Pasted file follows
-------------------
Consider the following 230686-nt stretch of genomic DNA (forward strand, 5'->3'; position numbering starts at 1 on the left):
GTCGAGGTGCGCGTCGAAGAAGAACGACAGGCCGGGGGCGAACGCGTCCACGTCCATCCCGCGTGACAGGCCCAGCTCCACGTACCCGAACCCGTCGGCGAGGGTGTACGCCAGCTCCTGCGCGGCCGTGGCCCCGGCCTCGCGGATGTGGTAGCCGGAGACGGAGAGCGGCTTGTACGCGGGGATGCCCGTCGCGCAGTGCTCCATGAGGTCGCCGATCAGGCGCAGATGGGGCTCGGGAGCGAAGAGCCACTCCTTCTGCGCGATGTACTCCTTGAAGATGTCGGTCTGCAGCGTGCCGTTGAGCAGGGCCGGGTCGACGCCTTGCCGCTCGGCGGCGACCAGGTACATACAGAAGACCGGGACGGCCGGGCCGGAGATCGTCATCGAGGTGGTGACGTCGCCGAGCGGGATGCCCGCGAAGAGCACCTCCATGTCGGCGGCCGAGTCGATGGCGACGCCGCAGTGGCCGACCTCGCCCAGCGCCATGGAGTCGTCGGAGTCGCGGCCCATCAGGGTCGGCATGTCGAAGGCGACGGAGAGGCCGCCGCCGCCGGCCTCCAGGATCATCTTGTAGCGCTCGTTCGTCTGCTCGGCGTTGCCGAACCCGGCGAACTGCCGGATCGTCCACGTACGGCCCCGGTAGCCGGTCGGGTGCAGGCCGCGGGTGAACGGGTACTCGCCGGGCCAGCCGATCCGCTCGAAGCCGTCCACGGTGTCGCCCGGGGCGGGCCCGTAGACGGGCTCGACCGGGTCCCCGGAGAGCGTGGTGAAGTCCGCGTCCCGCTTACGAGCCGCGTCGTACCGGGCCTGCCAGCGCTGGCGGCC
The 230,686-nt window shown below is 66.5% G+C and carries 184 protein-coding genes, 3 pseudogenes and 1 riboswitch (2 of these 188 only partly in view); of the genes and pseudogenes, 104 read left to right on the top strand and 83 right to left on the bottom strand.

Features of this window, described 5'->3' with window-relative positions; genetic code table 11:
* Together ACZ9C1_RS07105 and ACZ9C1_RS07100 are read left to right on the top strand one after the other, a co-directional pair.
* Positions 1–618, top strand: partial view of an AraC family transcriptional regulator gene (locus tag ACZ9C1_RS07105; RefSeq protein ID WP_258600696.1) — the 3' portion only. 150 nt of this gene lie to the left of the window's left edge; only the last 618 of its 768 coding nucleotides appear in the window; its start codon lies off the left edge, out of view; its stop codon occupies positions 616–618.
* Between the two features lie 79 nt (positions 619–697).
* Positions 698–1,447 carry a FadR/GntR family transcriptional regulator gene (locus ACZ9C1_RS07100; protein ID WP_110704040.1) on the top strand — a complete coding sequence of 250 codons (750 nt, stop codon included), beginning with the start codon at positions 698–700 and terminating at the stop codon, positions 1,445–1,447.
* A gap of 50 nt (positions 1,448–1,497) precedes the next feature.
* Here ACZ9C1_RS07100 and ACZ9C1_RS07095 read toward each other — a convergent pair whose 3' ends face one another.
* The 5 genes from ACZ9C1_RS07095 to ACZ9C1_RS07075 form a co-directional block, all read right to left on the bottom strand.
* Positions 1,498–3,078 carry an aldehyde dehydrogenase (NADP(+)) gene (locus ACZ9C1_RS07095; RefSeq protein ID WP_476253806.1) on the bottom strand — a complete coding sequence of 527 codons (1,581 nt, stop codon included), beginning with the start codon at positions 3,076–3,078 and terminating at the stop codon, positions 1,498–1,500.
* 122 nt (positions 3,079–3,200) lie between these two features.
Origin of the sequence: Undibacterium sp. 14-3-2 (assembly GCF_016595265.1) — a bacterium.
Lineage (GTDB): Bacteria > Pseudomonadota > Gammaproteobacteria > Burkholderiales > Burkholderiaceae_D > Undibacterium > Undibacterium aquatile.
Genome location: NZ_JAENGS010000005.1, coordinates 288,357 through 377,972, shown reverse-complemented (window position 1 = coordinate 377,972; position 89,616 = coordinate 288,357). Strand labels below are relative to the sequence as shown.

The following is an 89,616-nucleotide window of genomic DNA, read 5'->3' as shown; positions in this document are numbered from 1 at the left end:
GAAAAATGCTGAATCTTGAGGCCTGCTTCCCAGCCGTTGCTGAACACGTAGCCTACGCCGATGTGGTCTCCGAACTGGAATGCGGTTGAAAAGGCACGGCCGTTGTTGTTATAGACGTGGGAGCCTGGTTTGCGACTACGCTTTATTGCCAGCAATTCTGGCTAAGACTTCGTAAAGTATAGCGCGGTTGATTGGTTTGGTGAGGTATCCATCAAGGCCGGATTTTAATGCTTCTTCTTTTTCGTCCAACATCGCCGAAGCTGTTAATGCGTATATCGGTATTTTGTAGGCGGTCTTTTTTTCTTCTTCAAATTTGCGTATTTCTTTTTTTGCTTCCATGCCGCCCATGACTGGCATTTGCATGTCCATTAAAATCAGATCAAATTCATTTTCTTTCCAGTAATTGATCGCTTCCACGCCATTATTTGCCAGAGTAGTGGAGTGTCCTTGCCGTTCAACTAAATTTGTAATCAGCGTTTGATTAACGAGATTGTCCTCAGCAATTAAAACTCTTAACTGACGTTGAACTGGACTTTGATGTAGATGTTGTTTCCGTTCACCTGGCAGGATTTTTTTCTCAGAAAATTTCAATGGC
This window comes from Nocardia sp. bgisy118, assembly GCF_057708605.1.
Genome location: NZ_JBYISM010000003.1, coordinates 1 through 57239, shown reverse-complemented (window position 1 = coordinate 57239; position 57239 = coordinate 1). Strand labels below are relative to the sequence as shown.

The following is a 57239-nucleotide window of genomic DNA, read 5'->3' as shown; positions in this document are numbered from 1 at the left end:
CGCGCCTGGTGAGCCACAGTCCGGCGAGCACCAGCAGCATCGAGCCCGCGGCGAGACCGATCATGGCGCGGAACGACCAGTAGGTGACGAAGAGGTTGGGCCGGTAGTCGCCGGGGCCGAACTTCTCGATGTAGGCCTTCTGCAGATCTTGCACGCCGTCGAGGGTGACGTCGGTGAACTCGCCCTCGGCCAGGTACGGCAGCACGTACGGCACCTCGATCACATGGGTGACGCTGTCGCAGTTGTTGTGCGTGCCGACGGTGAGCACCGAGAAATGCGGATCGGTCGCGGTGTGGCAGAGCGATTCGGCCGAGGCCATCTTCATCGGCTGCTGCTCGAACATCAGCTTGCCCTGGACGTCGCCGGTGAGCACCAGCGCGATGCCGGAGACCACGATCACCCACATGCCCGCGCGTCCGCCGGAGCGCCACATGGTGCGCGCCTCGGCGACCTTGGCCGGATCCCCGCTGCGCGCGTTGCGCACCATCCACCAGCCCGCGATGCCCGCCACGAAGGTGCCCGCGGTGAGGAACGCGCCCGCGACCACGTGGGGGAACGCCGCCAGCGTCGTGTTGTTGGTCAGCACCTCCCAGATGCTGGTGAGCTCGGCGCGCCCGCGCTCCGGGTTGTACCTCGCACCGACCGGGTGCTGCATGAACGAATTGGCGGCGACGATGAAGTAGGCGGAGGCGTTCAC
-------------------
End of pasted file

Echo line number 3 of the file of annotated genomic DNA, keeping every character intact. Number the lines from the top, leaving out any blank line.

The 230,686-nt window shown below is 66.5% G+C and carries 184 protein-coding genes, 3 pseudogenes and 1 riboswitch (2 of these 188 only partly in view); of the genes and pseudogenes, 104 read left to right on the top strand and 83 right to left on the bottom strand.